COVID-19 has been a game changer
Within a few weeks, the pandemic due to the novel coronavirus became the largest game changer experienced in modern times. This terrible virus has, until now, killed more than 100,000 people worldwide, behaves unpredictably and brings suffering and fear. Its impact on societies across the world is unbelievable with lost lives, lost jobs, a world economy that is under great pressure and other consequences. It just does not seem right to discuss medical education, congresses and meetings in the shadow of all the aforementioned suffering simply because we must now, despite the ongoing COVID-19 pandemic, start planning a “new time” for meetings and congresses because this virus is expected to stay among us for a longer period of time.
As many organizations that planned a face-to-face congress for 2020 had to do, the EFORT Board closely followed and analyzed COVID-19 developments. It eventually became a natural consequence of the pandemic to reorganize the face-to-face annual EFORT Congress, which was scheduled to be held June 10-12, 2020 in Vienna, into a virtual EFORT Congress that will take place October 28-30, 2020. The next face-to-face EFORT Congress will be June 30-July 2, 2021, in Vienna.
Orthopaedic surgery postponed
COVID-19 has had a major impact on many orthopaedic and traumatology surgeons. Through cross-national videoconferences held in the weeks after most countries in Europe executed a partial or total lockdown, we learned that most or all planned orthopaedic procedures were postponed. Orthopaedic wards were converted to internal medicine departments and orthopaedic surgeons quickly re-educated themselves to care for patients with infectious diseases and support the hospitals in covering medical care needed for the huge number of patients expected to arrive. We learned how dramatic the situations became in Italy, Spain, France, the United Kingdom and next the United States and we understand that under these circumstances, we cannot perform planned surgeries to treat patients with of non-life-threatening conditions.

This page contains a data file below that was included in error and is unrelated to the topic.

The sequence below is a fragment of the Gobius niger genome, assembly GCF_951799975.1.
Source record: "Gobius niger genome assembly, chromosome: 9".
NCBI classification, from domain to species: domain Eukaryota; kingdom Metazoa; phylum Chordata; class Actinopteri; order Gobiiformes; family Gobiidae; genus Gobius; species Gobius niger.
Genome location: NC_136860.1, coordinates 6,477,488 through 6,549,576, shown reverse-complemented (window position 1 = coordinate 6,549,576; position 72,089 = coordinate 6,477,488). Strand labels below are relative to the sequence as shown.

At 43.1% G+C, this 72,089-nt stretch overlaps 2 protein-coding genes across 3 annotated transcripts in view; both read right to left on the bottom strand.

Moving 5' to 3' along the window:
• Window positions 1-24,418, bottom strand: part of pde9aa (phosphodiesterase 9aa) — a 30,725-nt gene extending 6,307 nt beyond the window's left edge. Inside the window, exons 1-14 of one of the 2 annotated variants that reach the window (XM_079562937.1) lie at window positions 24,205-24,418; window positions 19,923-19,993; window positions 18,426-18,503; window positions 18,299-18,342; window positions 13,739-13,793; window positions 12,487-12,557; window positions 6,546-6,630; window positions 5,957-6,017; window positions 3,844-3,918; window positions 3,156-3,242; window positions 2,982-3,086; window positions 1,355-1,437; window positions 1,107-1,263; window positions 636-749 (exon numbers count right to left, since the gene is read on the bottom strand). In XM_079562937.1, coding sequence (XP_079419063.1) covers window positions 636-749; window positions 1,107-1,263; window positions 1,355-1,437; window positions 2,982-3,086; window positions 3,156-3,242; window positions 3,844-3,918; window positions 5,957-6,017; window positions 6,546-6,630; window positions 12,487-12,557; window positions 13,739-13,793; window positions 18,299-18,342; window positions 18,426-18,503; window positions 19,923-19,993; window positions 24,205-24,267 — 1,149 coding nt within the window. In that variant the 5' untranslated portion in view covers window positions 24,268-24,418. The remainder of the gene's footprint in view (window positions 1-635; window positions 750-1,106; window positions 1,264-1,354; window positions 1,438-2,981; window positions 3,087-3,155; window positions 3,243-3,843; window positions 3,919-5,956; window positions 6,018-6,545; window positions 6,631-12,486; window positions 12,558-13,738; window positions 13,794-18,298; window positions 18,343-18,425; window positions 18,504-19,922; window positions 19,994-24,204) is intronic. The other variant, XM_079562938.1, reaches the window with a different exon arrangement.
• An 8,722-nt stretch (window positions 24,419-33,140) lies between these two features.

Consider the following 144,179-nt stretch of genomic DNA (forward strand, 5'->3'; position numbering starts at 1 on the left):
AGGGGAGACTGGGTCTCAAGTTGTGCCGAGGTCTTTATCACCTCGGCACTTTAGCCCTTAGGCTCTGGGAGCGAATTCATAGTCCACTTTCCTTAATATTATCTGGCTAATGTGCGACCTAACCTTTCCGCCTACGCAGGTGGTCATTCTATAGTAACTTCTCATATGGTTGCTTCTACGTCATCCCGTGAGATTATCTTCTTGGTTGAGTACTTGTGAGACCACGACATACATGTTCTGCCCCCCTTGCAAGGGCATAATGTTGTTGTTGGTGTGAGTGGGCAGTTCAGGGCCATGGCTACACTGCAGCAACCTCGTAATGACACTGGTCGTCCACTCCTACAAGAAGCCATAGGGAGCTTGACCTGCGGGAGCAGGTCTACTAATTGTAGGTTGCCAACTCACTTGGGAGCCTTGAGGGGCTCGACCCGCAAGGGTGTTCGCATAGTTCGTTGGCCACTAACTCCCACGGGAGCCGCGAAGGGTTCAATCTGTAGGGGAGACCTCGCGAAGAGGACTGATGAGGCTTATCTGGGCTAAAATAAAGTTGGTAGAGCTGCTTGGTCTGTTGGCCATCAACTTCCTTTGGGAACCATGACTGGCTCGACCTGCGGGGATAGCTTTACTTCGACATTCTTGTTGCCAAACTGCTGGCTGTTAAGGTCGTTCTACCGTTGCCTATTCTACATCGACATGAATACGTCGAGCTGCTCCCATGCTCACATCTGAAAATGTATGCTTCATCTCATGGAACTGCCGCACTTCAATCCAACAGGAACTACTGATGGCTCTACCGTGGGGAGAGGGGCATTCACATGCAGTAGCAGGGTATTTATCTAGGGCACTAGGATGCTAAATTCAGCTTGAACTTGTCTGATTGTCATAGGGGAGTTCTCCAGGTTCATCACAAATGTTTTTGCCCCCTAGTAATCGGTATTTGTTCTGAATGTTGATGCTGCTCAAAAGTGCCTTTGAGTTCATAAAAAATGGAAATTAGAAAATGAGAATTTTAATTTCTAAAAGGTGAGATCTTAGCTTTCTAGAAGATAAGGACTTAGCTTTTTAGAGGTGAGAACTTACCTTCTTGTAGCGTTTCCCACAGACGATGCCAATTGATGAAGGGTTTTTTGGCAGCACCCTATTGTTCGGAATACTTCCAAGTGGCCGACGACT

We have also learned that all health care professionals (HCPs) are at high risk of being infected with COVID-19 through their jobs. Currently, in Denmark up to 20% of people who have tested positive for COVID-19 are HCPs. This has also resulted in death among HCPs, the ultimate outcome of working with patients who have COVID-19.
Safety of health care professionals
The current, most challenging health issue is how to start up treatment of our patients again without having the pandemic reappear at the same intensity. Another issue is how HCPs should protect themselves from being infected by healthy COVID-19 carriers who see us for treatment of a degenerative locomotor disease. Furthermore, there are unanswered questions about what happens when an orthopaedic surgeon uses power tools during surgery performed on a healthy COVID-19 carrier and body fluids are vaporized. Clearly, although some orthopaedic surgeons may be ready to start performing surgery again, a lot of unknown situations still need to be clarified or analyzed.
Almost overnight, the way orthopaedic and traumatology are practiced has dramatically changed. Many of us hope the “old days” will return. However, to be realistic, we should expect this situation either to take a long time or that the return to the way things once were may never happen. I am sure the COVID-19 global pandemic will impact our daily actions for years. We have learned so much about different ways to live, work and be educated in the process of dealing with the pandemic. When we get to the “other side” of the COVID-19 pandemic, there will be no question COVID-19 has become a major game changer for us.
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- Per Kjaersgaard-Andersen, MD, is Chief Medical Editor of Orthopaedics Today Europe. He can be reached at Orthopaedics Today Europe, 6900 Grove Road, Thorofare, NJ 08086, USA; email: email@example.com.
Disclosure: Kjaersgaard-Andersen reports no relevant financial disclosures.